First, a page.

The latest on SEEM, FERC, and the impact on renewable energy | Green Energy Enthusiast

today is Sep 25, 2022

Duke Energy, Southern Company, Dominion Energy, and TVA are among the 15 member utilities behind the Southeast Energy Exchange Market (SEEM).

The coalition of Southern utilities petitioning to form a new market exchange has responded to a second deficiency letter from the Federal Energy Regulatory Commission (FERC).

Southeast Energy Exchange Market (SEEM) members requested a shortened comment period and prompt decision from FERC, which is expected to take action on the proposal over the next two months.

Duke Energy, Southern Company, Dominion Energy, and TVA are among the 15 member utilities behind SEEM. They argue that the new bilateral market would “materially benefit” the approximately 5 million households within the proposed coverage region by enhancing opportunities for competition and access to lower-cost energy.

Several advocacy groups have opposed SEEM, however, claiming the proposal would not deliver customers the greatest possible benefit and would not lead to additional renewable energy on the grid.

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“The SEEM proposal lacks the ability for independent or small developers or projects to participate, and would not change how utilities plan future resources (i.e. would not change how Southeast utilities develop their Integrated Resource Plans),” the Southern Alliance for Clean Energy wrote last March. “It is possible SEEM could derail true market reform efforts if allowed to move forward in its current form.”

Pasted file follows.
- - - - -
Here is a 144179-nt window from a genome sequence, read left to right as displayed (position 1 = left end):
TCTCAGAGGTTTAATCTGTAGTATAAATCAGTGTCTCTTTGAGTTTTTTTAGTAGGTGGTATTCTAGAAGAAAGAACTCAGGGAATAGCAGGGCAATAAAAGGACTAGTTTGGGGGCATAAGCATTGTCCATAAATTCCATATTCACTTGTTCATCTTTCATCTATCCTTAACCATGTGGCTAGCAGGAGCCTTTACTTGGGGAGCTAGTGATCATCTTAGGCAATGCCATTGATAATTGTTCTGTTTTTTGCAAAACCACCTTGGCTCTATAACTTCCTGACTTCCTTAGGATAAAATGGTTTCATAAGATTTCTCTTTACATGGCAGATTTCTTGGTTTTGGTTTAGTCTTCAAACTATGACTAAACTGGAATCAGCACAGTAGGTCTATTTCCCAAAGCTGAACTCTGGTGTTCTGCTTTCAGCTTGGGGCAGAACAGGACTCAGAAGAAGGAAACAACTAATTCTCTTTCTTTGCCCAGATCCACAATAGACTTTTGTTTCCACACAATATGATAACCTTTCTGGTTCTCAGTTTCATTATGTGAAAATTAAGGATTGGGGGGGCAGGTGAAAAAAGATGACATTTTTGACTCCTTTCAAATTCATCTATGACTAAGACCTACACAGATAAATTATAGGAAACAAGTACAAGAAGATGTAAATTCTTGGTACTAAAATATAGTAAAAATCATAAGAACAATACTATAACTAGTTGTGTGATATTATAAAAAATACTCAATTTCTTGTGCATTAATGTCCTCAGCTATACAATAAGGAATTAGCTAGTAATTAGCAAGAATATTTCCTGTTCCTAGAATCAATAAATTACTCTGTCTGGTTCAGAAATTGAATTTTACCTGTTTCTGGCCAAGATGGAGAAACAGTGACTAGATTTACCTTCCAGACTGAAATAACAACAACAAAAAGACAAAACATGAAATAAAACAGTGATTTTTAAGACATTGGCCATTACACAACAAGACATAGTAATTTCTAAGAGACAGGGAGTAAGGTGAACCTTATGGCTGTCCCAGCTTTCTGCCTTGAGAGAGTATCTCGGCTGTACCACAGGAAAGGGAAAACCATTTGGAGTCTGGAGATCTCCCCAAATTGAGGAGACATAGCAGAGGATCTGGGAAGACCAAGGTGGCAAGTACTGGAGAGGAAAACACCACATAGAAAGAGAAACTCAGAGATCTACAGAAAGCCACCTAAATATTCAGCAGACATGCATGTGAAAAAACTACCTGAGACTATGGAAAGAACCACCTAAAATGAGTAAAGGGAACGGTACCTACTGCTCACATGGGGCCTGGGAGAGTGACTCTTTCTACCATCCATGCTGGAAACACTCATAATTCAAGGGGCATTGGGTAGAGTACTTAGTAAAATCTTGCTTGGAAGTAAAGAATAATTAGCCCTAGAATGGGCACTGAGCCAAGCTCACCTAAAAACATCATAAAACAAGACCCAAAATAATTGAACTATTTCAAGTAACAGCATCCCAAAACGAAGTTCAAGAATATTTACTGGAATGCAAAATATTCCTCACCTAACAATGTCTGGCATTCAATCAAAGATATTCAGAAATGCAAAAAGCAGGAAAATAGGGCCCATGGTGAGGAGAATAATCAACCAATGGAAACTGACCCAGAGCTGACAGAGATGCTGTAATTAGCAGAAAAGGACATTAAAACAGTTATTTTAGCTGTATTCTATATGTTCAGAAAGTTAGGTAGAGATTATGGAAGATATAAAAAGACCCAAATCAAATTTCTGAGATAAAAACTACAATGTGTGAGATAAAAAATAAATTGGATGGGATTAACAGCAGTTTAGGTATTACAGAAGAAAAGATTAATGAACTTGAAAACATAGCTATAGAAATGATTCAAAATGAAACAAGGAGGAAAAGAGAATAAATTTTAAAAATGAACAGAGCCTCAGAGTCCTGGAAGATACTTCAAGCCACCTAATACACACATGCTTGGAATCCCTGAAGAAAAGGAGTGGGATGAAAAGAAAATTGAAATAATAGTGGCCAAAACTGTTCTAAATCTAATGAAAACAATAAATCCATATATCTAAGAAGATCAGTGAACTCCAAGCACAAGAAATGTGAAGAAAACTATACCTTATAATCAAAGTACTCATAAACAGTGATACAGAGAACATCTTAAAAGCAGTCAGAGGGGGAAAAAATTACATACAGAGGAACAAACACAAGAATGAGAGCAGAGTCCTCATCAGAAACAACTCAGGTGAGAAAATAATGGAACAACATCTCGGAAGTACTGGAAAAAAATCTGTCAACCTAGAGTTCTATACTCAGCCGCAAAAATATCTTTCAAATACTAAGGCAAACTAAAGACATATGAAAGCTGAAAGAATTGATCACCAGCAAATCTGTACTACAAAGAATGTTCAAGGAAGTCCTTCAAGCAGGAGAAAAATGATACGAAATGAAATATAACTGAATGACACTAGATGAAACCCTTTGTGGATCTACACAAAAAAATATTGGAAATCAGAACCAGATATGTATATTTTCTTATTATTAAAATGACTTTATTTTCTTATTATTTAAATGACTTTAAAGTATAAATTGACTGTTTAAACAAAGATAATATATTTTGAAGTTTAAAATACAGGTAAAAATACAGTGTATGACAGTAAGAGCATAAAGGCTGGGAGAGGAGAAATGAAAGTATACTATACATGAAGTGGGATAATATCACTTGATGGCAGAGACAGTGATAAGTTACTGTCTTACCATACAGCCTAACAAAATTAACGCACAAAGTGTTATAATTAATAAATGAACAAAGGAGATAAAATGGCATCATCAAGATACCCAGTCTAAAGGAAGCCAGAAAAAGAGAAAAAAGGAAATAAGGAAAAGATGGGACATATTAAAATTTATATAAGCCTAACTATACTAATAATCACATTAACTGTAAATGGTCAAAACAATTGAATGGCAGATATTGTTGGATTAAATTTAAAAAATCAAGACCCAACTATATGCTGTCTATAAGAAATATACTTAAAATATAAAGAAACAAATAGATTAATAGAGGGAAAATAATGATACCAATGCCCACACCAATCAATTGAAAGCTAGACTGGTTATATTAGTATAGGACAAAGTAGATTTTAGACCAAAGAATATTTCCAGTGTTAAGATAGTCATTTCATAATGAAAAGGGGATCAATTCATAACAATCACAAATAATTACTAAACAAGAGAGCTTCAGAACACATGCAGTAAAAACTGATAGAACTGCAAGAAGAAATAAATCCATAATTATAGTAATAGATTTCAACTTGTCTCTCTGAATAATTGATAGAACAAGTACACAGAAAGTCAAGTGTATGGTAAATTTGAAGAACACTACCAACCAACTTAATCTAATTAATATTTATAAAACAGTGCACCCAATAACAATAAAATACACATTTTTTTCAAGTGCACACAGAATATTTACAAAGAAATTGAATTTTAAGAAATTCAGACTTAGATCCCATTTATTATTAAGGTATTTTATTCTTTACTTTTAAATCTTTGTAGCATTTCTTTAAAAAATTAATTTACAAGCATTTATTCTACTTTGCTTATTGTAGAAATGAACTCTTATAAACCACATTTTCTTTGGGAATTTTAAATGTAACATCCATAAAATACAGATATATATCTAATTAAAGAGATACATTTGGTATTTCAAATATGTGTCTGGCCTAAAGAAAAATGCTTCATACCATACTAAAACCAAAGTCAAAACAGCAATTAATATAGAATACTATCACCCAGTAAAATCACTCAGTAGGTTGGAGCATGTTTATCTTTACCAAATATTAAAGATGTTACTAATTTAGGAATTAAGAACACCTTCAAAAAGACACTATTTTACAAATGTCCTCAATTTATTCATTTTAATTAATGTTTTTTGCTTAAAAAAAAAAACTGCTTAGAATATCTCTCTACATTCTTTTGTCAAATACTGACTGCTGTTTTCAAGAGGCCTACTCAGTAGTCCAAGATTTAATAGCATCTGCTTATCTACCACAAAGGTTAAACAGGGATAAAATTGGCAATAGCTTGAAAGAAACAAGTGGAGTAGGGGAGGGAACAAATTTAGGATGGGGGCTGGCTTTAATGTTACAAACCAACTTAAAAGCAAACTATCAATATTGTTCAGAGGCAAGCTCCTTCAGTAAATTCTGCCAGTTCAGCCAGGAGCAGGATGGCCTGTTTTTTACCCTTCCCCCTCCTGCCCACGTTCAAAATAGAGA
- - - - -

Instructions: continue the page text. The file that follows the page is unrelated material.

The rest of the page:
Jeff Dennis, managing director and general counsel for Advanced Energy Economy, joined Renewable Energy World’s John Engel to discuss the latest back-and-forth between SEEM and FERC, and what comes next. Before joining AEE, Dennis spent over a decade at FERC.

“Unfortunately, the utilities that formed SEEM, did it mostly behind closed doors,” Dennis told Renewable Energy World. “While we wouldn’t expect that FERC would necessarily direct the region to take a particular path, we do think that the commission has a role in fostering conversations that we have not been able to have to this point.”

This post appeared first on Renewable Energy World.